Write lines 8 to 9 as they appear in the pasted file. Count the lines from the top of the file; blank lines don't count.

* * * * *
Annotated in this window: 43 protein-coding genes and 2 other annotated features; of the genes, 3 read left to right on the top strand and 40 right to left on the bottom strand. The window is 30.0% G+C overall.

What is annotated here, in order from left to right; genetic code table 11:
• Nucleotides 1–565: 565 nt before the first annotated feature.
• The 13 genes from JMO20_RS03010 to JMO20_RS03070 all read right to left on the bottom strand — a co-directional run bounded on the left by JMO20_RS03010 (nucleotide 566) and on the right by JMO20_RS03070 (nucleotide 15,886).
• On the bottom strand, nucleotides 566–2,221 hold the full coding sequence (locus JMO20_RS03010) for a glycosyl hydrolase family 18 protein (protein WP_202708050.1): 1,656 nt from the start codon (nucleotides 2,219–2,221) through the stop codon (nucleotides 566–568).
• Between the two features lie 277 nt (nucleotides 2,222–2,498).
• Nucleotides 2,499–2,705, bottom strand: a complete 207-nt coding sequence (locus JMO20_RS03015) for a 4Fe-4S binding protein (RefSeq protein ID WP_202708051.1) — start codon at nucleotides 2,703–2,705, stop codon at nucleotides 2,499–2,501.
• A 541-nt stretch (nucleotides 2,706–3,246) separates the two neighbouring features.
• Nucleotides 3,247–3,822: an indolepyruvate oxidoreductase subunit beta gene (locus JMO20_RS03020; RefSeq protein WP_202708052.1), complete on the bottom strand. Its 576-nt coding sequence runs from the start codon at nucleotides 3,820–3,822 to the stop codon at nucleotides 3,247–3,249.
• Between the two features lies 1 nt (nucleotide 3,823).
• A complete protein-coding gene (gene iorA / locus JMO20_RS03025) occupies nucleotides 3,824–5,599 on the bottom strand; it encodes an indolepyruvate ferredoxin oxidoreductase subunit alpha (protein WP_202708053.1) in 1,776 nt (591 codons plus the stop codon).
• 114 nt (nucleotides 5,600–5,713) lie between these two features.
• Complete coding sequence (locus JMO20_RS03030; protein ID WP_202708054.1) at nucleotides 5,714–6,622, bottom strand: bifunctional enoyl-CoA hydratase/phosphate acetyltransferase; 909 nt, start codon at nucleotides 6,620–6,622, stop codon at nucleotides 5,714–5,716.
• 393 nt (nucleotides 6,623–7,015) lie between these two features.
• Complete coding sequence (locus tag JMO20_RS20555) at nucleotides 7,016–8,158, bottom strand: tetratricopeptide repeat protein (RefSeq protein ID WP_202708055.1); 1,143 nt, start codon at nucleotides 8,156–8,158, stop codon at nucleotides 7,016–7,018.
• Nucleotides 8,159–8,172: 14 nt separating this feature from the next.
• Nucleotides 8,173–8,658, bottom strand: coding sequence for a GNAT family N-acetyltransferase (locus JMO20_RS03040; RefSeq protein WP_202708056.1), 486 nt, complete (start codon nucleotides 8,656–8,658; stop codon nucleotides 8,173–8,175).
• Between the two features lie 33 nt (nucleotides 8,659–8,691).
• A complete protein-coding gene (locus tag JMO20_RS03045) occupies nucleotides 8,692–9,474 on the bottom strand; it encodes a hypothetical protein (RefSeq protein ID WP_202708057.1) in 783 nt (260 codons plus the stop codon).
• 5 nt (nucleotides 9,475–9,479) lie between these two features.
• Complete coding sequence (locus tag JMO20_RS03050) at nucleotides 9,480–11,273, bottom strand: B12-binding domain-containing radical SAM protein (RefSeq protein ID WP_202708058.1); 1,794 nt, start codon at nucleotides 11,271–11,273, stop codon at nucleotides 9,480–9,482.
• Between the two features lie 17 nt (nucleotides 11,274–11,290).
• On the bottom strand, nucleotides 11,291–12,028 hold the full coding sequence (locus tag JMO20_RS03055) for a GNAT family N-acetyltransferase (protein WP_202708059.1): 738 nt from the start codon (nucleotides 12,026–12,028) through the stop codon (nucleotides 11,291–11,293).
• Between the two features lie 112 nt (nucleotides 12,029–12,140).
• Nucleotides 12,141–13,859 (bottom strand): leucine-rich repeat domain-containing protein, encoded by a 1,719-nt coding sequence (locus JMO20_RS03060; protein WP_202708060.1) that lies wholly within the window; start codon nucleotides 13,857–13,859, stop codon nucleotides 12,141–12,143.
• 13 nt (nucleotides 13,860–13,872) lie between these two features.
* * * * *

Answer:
• A 541-nt stretch (nucleotides 2,706–3,246) separates the two neighbouring features.
• Nucleotides 3,247–3,822: an indolepyruvate oxidoreductase subunit beta gene (locus JMO20_RS03020; RefSeq protein WP_202708052.1), complete on the bottom strand. Its 576-nt coding sequence runs from the start codon at nucleotides 3,820–3,822 to the stop codon at nucleotides 3,247–3,249.